ingulule

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ingulule

ingulule wrote a review of on September 6, 2007

3 5

...and you'll find it comes in second. I have had them both and would recommend the eos only for non-alpine use in clement conditions. It does all right in the wet though due to decent ventilation and steep walls, but fly does not come far enough down - there is spray against the inner tent in windy/wet conditions. Fly actually has a plastic "window" (usually not shown on images shown online - probably for a reason) and a ventilation flap, compromising stability when trying to stake it down taut (not that easy in the first place due to shape and the few available stake loops or attachments for lines, respectively). Vestibule has only one stake loop (2 on the hubba - apart from less stability this means you can only have one (always the same) side of the vestibule open, if you want to have it staked down). Pole is really lightweight - true! - but to the point of somewhat flimsy. Wind is a real concern considering the wide arch lengthwise and the lack of lines on the sides. With the weak pole and limited guy-out line attachments, make sure you know where the wind is blowing from. Talking about the pole: Slightly asymmetrical design of the pole makes it tricky to set up tent in the dark (if you do it the wrong way you'll bend/break this pole easily). Note that the asymmetry is not plainly obvious! You have to match color codes on pole feet and stake loops to get it right, can't just eyeball it. In addition, the two joints of the pole have an upper and lower side. Setting up the tent, you not only have to figure out left and right, but also upper and lower of the joints. Compare this to the Hubba: as long as the long axis of the pole matches that of the tent, you are ok (hey: it's only 1 of you, dark and windy...). By the way, the Hubba can be freestanding with the fly alone, whereas the Eos cannot (fly attaches with buckles to inner tent, not directly with grommets to the pole - for the Eos, putting up fly without inner tent requires use of footprint that provides the grommets).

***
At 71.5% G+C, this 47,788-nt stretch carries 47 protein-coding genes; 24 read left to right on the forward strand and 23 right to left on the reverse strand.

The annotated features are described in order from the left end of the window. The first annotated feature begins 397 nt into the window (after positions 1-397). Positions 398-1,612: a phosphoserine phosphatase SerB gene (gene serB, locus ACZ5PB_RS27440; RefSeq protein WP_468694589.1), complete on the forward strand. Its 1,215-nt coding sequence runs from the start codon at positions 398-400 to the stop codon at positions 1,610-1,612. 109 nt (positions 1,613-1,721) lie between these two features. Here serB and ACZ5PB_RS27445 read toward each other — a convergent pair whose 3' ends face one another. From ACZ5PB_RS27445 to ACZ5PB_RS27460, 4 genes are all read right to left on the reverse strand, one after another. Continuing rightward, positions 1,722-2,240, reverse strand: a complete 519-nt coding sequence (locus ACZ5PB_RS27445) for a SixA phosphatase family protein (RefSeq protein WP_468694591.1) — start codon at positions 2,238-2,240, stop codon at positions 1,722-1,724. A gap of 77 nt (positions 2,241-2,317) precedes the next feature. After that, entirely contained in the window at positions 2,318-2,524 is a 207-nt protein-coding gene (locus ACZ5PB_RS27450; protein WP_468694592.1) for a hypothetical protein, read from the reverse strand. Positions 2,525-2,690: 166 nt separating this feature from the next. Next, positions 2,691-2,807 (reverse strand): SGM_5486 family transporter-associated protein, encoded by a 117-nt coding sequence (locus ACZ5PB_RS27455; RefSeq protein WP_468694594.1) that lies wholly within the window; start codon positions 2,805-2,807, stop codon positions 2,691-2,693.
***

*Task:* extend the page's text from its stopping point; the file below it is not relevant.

Bottom line: Eos is ok for use in calm, non alpine conditions. If you need something more sturdy that can take some serious wind - consider the MSR Hubba (very similar design, price, weight - just without the flimsiness of the Eos).

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ingulule

ingulule wrote a review of on September 4, 2007

5 5

This is a great little tent and well worth the extra pound or so that it adds to a bivy. It's advertized as a 3 season tent, so it gets my 5* for that. Very easy to set up, excellent quality of material and workmanship. The benefits of the "swivel pole" though are debatable: true, it increases space around your head - but it also makes the pole more bulky to pack, increases overall weight and, worst of all, it makes the top of the tent flat: not desirable in rainy or snowy conditions. Adequate number of guy-out line attachments renders the Hubba reasonably stable in windy conditions. Fly can be set up freestanding without need of footprint (contrary to description). Fly comes down reasonably far (could be improved). Could pass for a 4 season tent without the swivel pole but a few more line attachments instead, additional loops to stake it down taut, and a solid fabric inner tent with decent ventilation instead of the simple net fabric. If windy weather is a consideration and you are comparing the Hubba to the Marmot Eos, Hubba wins hands down.

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